What happened to freadom?

From the American Library Association

Yesterday marked the beginning of Banned Books Week (Sept. 24 – Oct. 1). What is that, you may be asking and I have to admit until I saw a post by Insatiable Booksluts on freshly pressed, I didn’t know it was celebrated either.

In this land of the free and home of the brave, we love that we have a constitutional right to the freedom of speech and you would think that we could freely write and read any materials that we desire to. For the most part this is true, but censorship is undeniably alive and well in this country and around the world.

Every year parents and community members seek to ban books from the vicinity of their children (in schools and local libraries). Some books have been on the “banned” list for more than 50 years, while others are challenged with the ultimate goal being to have them added to the banned list. The main reasons books are challenged or banned are: sexual content, racism, explicit language, and alternative religious views

I have always wondered why some people get so infuriated over books and their fear that they will bring the end of the world. To me books are tools to take you to worlds you can’t find at home, expose you to mindsets that you’re not aware of, show you a different side of the story and to awaken your imagination. But then again, I guess people who are afraid of the effect and influence of books aren’t ones who encourage different ways of thinking.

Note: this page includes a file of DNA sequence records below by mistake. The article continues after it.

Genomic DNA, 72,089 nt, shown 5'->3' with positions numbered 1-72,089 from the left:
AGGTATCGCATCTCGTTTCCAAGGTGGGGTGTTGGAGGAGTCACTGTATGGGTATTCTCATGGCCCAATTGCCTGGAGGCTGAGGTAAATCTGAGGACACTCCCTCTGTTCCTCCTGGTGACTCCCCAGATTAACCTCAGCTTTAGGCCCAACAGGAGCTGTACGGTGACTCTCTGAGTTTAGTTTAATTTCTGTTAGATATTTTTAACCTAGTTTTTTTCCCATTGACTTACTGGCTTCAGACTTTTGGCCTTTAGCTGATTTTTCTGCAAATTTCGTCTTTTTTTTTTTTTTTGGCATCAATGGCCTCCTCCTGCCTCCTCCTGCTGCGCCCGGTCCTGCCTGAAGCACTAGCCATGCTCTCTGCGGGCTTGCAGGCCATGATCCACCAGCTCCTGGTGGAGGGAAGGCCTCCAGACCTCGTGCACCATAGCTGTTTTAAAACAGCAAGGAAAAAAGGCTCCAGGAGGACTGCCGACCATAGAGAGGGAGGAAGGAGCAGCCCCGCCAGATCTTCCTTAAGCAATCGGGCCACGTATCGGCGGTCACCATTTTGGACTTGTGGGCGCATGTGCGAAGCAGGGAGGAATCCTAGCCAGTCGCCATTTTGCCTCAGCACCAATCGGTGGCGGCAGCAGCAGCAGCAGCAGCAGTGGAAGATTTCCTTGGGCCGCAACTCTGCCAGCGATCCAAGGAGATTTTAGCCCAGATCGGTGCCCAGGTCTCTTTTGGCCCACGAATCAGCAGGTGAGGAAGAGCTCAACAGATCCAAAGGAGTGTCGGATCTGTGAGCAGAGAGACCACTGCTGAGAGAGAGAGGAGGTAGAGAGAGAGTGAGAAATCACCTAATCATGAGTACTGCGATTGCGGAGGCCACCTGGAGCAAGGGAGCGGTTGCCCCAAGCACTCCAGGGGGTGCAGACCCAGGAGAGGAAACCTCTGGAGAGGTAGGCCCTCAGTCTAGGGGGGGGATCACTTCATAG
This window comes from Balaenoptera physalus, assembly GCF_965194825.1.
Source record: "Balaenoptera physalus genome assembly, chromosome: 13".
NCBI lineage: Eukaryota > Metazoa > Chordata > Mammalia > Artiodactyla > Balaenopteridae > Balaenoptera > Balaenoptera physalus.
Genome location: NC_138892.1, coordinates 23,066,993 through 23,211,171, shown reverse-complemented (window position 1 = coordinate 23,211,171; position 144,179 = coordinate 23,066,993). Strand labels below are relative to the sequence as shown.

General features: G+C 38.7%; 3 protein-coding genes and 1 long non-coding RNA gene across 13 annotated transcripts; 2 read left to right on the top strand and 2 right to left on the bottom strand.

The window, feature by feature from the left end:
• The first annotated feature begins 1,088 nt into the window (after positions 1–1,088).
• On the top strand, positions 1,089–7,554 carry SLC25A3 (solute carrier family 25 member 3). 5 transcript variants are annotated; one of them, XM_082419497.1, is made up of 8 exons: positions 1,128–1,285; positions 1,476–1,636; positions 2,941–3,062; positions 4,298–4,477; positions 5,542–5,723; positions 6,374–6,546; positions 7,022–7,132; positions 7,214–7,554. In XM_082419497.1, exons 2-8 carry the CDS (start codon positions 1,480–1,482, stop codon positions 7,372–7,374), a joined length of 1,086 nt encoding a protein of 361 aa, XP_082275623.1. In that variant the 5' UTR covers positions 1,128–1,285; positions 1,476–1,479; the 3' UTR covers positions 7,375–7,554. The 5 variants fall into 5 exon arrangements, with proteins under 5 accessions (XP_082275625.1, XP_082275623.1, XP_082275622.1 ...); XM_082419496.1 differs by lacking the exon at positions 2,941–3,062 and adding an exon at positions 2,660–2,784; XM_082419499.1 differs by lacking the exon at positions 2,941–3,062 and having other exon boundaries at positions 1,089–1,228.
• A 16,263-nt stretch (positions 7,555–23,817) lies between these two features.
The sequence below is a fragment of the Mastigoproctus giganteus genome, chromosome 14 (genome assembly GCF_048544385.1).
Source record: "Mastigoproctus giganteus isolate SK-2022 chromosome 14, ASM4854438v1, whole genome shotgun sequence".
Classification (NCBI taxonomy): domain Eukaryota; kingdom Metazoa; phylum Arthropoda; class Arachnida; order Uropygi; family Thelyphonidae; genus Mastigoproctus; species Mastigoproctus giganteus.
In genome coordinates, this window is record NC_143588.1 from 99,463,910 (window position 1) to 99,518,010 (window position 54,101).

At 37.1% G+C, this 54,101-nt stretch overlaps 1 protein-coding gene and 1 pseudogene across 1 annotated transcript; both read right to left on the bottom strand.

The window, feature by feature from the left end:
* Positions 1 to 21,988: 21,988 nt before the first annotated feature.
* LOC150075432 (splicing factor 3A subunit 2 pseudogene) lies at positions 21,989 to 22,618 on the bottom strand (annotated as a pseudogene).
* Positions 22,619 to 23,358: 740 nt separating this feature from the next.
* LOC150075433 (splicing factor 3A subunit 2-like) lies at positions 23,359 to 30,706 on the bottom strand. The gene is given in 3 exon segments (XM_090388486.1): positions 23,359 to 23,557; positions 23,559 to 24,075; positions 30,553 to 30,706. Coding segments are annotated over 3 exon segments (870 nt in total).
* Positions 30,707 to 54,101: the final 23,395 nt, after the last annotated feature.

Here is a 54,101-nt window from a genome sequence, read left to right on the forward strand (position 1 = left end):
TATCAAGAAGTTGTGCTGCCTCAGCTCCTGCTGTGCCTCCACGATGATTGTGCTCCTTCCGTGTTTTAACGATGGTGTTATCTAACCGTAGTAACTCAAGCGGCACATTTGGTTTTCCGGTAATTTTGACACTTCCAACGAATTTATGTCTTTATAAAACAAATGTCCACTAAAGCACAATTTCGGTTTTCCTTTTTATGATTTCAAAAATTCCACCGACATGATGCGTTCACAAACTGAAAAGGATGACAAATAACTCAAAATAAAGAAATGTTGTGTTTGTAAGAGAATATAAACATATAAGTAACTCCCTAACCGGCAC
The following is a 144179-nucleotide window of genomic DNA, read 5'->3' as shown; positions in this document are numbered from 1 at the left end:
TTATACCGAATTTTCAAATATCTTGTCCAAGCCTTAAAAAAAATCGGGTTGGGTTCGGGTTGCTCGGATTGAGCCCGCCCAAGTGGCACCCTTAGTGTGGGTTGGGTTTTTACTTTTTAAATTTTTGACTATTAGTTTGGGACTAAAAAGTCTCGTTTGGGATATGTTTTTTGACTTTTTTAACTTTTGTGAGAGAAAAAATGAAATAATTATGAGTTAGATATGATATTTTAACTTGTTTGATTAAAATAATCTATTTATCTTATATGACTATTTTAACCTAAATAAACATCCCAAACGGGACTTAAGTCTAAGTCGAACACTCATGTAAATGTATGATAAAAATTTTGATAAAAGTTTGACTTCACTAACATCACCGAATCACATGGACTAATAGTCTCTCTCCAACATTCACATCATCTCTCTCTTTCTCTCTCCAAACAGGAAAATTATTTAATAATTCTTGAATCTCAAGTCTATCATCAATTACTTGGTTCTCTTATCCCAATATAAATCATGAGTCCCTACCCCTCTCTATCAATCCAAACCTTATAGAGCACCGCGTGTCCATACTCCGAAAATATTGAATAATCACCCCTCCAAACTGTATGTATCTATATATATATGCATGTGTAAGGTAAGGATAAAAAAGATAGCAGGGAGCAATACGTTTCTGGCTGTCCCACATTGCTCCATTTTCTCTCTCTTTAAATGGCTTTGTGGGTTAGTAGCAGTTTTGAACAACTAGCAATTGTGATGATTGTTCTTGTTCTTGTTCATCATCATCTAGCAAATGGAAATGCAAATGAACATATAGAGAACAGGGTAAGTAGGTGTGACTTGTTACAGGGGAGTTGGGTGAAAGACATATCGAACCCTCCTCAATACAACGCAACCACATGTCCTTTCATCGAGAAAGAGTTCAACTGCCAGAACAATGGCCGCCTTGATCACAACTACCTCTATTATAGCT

Personally, I think books can be used as a starting point of discussion. Why not encourage children (of all ages) to read a book, relate it to their life and discuss the topics that a writer explores, even if they are “taboo” topics? In doing so, I think it would encourage children to think more openly and cultivate their ability to express their opinions.

So in the spirit of freadom are you ready to celebrate? You can participate in the virtual read-out by posting a video of you reading excerpts from your favorite banned books, read banned books with your children, family members and friends and discuss them, and participate in any events your local library is hosting.

Happy Reading.

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